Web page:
So what we’re saying as a government is, “why don’t we get the world to do what it said it would do?” Why don’t we just [get] organized? Why don’t we do this? It would be noble, as I say, but it also would be very hard-headedly sensible. Because if we go on with all this poverty it’s going to hurt the next generation of children wherever they live. It doesn’t matter how privileged the country they live in; if the seas get over-fished, if the forests are destroyed, you know, if we get global warming and all the rest, it doesn’t matter that you’re living in a wealth country—you’re going to be in trouble.
So this is our big campaign. So I suppose the difference with Johnson—he was talking about something similar—he got distracted by Vietnam. But this time we’ve got all the governments of the world saying, “This can be done” and they voted for it. The other thing we’ve got is a lot of experience of what works. Now the Cold War is over. We’ve learned. You know. Too much statism is inefficient and oppressive but it’s not good for the economy. Too much absolute free market without any government providing basic healthcare and regulation and stopping corruption, isn’t healthy either. We know what works to produce development, so why don’t we just get on with it? That’s what we’re saying.
PORTER: We’re starting—you mentioned all of those UN summits—and we’re starting the five-year review process we’ve been going through every year. And I know this year we’re beginning to prepare for Copenhagen Plus Five next year. And at a review process meeting earlier this year Deputy Secretary General Louise Frechette gave a speech where she noted that since Copenhagen we’ve had 300 million more poor people in the world than we had back then; 33 countries have had their life expectancies decline since then. That’s not very encouraging is it?
SHORT: Well, one, we are getting more population. And this is just—I mean in 1945 there were 2.4 billion people in the world. We’re now just at nearly six billion and the world’s population is quite young. And therefore it’s going to grow. Cause young people haven’t had their children yet. We are going to ten billion people in the world if we do everything wise that we can do, within 20 years. Now that means, just in 50 years the quadrupling of the world’s population. Now there is a limit on the riches of this little planet of ours and its air, its seas, its fish, its land. And the way you stop population growing, kind of very, very fast is not by repressing or hurting anyone; it’s by educating boys and girls, but including girls in it. Giving people access to reproductive healthcare, to make their decisions about when they have their children and you know, how they want to space their children. No oppression. So one of the points you made is world population is growing, but it’s growing in the poorest countries. So if we want to look after our planet and its resources and let people control their future, their lives, the lives of their children, we need to concentrate on development.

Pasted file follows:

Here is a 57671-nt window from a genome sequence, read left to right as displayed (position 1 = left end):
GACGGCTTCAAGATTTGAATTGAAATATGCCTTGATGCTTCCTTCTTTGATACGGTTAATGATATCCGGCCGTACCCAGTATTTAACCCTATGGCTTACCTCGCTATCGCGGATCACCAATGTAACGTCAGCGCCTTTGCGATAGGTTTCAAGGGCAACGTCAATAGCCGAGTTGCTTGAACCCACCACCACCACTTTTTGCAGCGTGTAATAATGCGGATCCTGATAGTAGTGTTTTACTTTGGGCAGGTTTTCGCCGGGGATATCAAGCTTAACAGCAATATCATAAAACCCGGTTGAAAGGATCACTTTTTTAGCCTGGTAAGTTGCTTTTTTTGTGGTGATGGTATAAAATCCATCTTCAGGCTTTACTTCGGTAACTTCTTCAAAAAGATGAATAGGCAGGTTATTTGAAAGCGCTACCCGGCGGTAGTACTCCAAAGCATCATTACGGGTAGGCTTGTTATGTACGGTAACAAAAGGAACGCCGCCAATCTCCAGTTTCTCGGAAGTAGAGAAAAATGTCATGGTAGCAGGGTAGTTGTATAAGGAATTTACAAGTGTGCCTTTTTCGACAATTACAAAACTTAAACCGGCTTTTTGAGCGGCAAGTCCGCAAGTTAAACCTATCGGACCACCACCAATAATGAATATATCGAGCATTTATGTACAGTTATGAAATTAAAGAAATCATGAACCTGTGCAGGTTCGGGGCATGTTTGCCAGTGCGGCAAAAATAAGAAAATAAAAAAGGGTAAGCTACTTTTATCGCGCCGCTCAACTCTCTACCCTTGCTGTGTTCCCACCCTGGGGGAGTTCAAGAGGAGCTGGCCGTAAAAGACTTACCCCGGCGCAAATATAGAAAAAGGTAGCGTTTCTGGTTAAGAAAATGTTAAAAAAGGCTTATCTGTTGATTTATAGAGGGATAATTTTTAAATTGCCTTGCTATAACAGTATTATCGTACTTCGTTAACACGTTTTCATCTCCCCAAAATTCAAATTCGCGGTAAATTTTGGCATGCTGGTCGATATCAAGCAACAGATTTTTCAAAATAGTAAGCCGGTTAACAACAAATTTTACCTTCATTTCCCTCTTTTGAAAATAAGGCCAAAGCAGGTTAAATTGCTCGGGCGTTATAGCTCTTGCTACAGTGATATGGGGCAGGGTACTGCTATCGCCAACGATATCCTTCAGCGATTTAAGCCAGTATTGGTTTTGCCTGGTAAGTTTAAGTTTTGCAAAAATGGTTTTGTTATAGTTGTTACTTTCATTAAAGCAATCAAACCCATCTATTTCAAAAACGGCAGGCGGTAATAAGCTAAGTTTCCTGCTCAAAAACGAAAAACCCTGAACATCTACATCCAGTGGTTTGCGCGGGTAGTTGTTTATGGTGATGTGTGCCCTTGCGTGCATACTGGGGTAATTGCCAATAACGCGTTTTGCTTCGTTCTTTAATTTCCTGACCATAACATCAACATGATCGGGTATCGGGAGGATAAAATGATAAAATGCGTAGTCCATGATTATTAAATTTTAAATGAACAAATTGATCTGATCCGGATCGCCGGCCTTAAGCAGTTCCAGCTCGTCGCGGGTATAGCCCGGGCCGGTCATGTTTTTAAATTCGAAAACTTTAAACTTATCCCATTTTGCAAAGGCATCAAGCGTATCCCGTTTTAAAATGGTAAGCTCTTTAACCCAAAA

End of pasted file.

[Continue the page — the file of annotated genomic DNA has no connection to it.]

The other thing that’s a real problem is AIDS. The growth of AIDS, which is big in Africa and spreading in Asia. And of course it’s causing a lot of harm in Africa but this big population in China and India, and so on; if we don’t do better the numbers of people infected in the world. Again, it’s another thing; you can’t look after the boundaries of your own country. People travel; it spreads about. Now, of all the new AIDS infections in the world half are young people under 25 and half of them are girls. So you know, no one should think, “Oh dear, this is a gay plague” or whatever. Not that it’s right to think that. This is spreading across the world through the heterosexual young community. And it has caused a loss of life expectancy in Africa. And that’s a serious blow.
But even there we’ve got some good news. Uganda, that was very badly infected, partly because it was terribly badly affected by war and soldiers tend to misbehave and bring venereal disease and so on, with them, as they roam across the world, you know, on their own. So Uganda was badly affected earlier but they’ve gone for a big public education campaign, from the President down to every village. And they’ve slowed the spread.
So even there, these are things we have to deal with but there are positive ways forward. And then it’s a question of embracing them, being serious about them, and making sure all the people who need to protect themselves have got the knowledge.
MC HUGH: Coming up, more from Clare Short, the British Secretary of State for International Development.
SHORT: We’ve found, if you go and ask the poor of the world, “What is their urgent priority?” firstly you find some of the hardest working people of the world. They work all the hours that God sends. They know what’s working and not working in their life. You do much better development if you treat them with respect and respect their opinions and their human rights.
MC HUGH: Printed transcripts and audiocassettes of this program are available. Listen at the end of the broadcast for details. Common Ground is a service of the Stanley Foundation, a non-profit, non-partisan organization that conducts a wide a range of programs designed to provoke thought and encourage dialogue on world affairs.
PORTER: Around the world there are governments and international agencies who are partnering with NGOs to carry out services on the ground rather than start up government projects and services from scratch. Are you doing that kind of thing and are you encouraged by the use of NGOs as ways to carry out—to be service providers?